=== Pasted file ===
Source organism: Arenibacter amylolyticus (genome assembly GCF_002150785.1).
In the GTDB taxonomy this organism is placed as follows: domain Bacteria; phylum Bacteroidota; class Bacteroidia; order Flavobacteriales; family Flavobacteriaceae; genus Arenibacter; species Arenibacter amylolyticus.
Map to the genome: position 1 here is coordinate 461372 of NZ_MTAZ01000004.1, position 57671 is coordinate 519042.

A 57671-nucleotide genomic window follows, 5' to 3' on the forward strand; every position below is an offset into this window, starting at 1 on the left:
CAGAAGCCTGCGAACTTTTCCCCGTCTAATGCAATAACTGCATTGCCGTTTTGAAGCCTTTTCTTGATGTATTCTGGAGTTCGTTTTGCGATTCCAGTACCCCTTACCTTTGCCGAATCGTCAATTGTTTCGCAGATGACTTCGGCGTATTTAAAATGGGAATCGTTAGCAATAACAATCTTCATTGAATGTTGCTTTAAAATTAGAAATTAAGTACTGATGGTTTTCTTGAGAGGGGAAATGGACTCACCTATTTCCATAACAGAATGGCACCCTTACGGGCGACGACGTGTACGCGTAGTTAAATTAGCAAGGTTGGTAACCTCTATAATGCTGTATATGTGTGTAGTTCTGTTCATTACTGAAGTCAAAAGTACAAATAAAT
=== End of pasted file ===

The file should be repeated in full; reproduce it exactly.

Source organism: Arenibacter amylolyticus (genome assembly GCF_002150785.1).
In the GTDB taxonomy this organism is placed as follows: domain Bacteria; phylum Bacteroidota; class Bacteroidia; order Flavobacteriales; family Flavobacteriaceae; genus Arenibacter; species Arenibacter amylolyticus.
Map to the genome: position 1 here is coordinate 461372 of NZ_MTAZ01000004.1, position 57671 is coordinate 519042.

A 57671-nucleotide genomic window follows, 5' to 3' on the forward strand; every position below is an offset into this window, starting at 1 on the left:
CAGAAGCCTGCGAACTTTTCCCCGTCTAATGCAATAACTGCATTGCCGTTTTGAAGCCTTTTCTTGATGTATTCTGGAGTTCGTTTTGCGATTCCAGTACCCCTTACCTTTGCCGAATCGTCAATTGTTTCGCAGATGACTTCGGCGTATTTAAAATGGGAATCGTTAGCAATAACAATCTTCATTGAATGTTGCTTTAAAATTAGAAATTAAGTACTGATGGTTTTCTTGAGAGGGGAAATGGACTCACCTATTTCCATAACAGAATGGCACCCTTACGGGCGACGACGTGTACGCGTAGTTAAATTAGCAAGGTTGGTAACCTCTATAATGCTGTATATGTGTGTAGTTCTGTTCATTACTGAAGTCAAAAGTACAAATAAAT